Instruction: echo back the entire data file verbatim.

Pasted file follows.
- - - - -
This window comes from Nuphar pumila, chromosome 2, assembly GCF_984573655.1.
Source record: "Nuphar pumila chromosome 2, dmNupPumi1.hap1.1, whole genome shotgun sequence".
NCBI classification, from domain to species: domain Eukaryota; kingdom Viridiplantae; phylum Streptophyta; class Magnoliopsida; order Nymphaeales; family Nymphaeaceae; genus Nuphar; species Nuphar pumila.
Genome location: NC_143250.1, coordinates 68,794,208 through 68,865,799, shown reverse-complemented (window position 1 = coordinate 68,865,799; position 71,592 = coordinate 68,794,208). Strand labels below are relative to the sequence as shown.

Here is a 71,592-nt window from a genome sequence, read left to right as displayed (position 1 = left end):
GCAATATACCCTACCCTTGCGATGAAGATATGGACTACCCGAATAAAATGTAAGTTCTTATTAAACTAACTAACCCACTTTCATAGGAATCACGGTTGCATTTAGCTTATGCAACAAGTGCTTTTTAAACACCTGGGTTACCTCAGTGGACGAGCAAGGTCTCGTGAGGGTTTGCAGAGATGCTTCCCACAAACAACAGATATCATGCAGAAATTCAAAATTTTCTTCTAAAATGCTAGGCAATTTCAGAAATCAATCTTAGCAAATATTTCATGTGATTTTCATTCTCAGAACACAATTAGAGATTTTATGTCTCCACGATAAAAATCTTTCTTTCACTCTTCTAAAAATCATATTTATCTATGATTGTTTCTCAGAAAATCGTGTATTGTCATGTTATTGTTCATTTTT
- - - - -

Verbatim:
This window comes from Nuphar pumila, chromosome 2, assembly GCF_984573655.1.
Source record: "Nuphar pumila chromosome 2, dmNupPumi1.hap1.1, whole genome shotgun sequence".
NCBI classification, from domain to species: domain Eukaryota; kingdom Viridiplantae; phylum Streptophyta; class Magnoliopsida; order Nymphaeales; family Nymphaeaceae; genus Nuphar; species Nuphar pumila.
Genome location: NC_143250.1, coordinates 68,794,208 through 68,865,799, shown reverse-complemented (window position 1 = coordinate 68,865,799; position 71,592 = coordinate 68,794,208). Strand labels below are relative to the sequence as shown.

Here is a 71,592-nt window from a genome sequence, read left to right as displayed (position 1 = left end):
GCAATATACCCTACCCTTGCGATGAAGATATGGACTACCCGAATAAAATGTAAGTTCTTATTAAACTAACTAACCCACTTTCATAGGAATCACGGTTGCATTTAGCTTATGCAACAAGTGCTTTTTAAACACCTGGGTTACCTCAGTGGACGAGCAAGGTCTCGTGAGGGTTTGCAGAGATGCTTCCCACAAACAACAGATATCATGCAGAAATTCAAAATTTTCTTCTAAAATGCTAGGCAATTTCAGAAATCAATCTTAGCAAATATTTCATGTGATTTTCATTCTCAGAACACAATTAGAGATTTTATGTCTCCACGATAAAAATCTTTCTTTCACTCTTCTAAAAATCATATTTATCTATGATTGTTTCTCAGAAAATCGTGTATTGTCATGTTATTGTTCATTTTT